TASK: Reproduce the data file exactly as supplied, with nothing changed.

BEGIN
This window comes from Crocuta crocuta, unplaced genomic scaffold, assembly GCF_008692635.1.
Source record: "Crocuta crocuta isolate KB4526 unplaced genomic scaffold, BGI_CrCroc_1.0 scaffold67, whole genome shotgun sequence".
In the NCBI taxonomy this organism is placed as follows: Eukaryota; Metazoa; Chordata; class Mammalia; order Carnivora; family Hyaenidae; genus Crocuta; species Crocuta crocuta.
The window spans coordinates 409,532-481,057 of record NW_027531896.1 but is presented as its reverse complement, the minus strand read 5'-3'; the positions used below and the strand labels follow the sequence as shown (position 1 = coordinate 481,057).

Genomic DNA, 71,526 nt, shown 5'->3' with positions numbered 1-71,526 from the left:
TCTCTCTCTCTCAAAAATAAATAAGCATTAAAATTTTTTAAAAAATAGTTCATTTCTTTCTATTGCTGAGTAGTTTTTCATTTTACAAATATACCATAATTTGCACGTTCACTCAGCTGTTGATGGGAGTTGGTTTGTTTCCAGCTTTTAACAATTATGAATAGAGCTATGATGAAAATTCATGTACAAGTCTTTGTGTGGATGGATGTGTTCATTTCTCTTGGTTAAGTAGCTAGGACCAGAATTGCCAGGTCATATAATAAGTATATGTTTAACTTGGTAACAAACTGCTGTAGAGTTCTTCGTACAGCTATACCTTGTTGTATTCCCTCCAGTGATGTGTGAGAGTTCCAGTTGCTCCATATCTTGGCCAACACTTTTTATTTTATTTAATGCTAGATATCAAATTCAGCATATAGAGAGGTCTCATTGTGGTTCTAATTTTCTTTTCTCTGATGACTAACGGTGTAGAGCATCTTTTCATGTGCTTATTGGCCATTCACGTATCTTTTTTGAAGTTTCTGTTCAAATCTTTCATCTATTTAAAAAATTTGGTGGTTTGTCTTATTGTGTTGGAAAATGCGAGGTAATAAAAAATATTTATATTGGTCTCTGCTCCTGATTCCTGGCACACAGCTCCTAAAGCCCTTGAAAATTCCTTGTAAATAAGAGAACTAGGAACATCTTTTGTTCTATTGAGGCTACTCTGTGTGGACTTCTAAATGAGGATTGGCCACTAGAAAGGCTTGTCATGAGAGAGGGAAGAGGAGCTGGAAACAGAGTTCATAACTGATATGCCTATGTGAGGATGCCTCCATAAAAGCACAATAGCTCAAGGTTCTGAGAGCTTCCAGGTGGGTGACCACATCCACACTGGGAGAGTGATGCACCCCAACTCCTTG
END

This window comes from Crocuta crocuta, unplaced genomic scaffold, assembly GCF_008692635.1.
Source record: "Crocuta crocuta isolate KB4526 unplaced genomic scaffold, BGI_CrCroc_1.0 scaffold67, whole genome shotgun sequence".
In the NCBI taxonomy this organism is placed as follows: Eukaryota; Metazoa; Chordata; class Mammalia; order Carnivora; family Hyaenidae; genus Crocuta; species Crocuta crocuta.
The window spans coordinates 409,532-481,057 of record NW_027531896.1 but is presented as its reverse complement, the minus strand read 5'-3'; the positions used below and the strand labels follow the sequence as shown (position 1 = coordinate 481,057).

Genomic DNA, 71,526 nt, shown 5'->3' with positions numbered 1-71,526 from the left:
TCTCTCTCTCTCAAAAATAAATAAGCATTAAAATTTTTTAAAAAATAGTTCATTTCTTTCTATTGCTGAGTAGTTTTTCATTTTACAAATATACCATAATTTGCACGTTCACTCAGCTGTTGATGGGAGTTGGTTTGTTTCCAGCTTTTAACAATTATGAATAGAGCTATGATGAAAATTCATGTACAAGTCTTTGTGTGGATGGATGTGTTCATTTCTCTTGGTTAAGTAGCTAGGACCAGAATTGCCAGGTCATATAATAAGTATATGTTTAACTTGGTAACAAACTGCTGTAGAGTTCTTCGTACAGCTATACCTTGTTGTATTCCCTCCAGTGATGTGTGAGAGTTCCAGTTGCTCCATATCTTGGCCAACACTTTTTATTTTATTTAATGCTAGATATCAAATTCAGCATATAGAGAGGTCTCATTGTGGTTCTAATTTTCTTTTCTCTGATGACTAACGGTGTAGAGCATCTTTTCATGTGCTTATTGGCCATTCACGTATCTTTTTTGAAGTTTCTGTTCAAATCTTTCATCTATTTAAAAAATTTGGTGGTTTGTCTTATTGTGTTGGAAAATGCGAGGTAATAAAAAATATTTATATTGGTCTCTGCTCCTGATTCCTGGCACACAGCTCCTAAAGCCCTTGAAAATTCCTTGTAAATAAGAGAACTAGGAACATCTTTTGTTCTATTGAGGCTACTCTGTGTGGACTTCTAAATGAGGATTGGCCACTAGAAAGGCTTGTCATGAGAGAGGGAAGAGGAGCTGGAAACAGAGTTCATAACTGATATGCCTATGTGAGGATGCCTCCATAAAAGCACAATAGCTCAAGGTTCTGAGAGCTTCCAGGTGGGTGACCACATCCACACTGGGAGAGTGATGCACCCCAACTCCTTG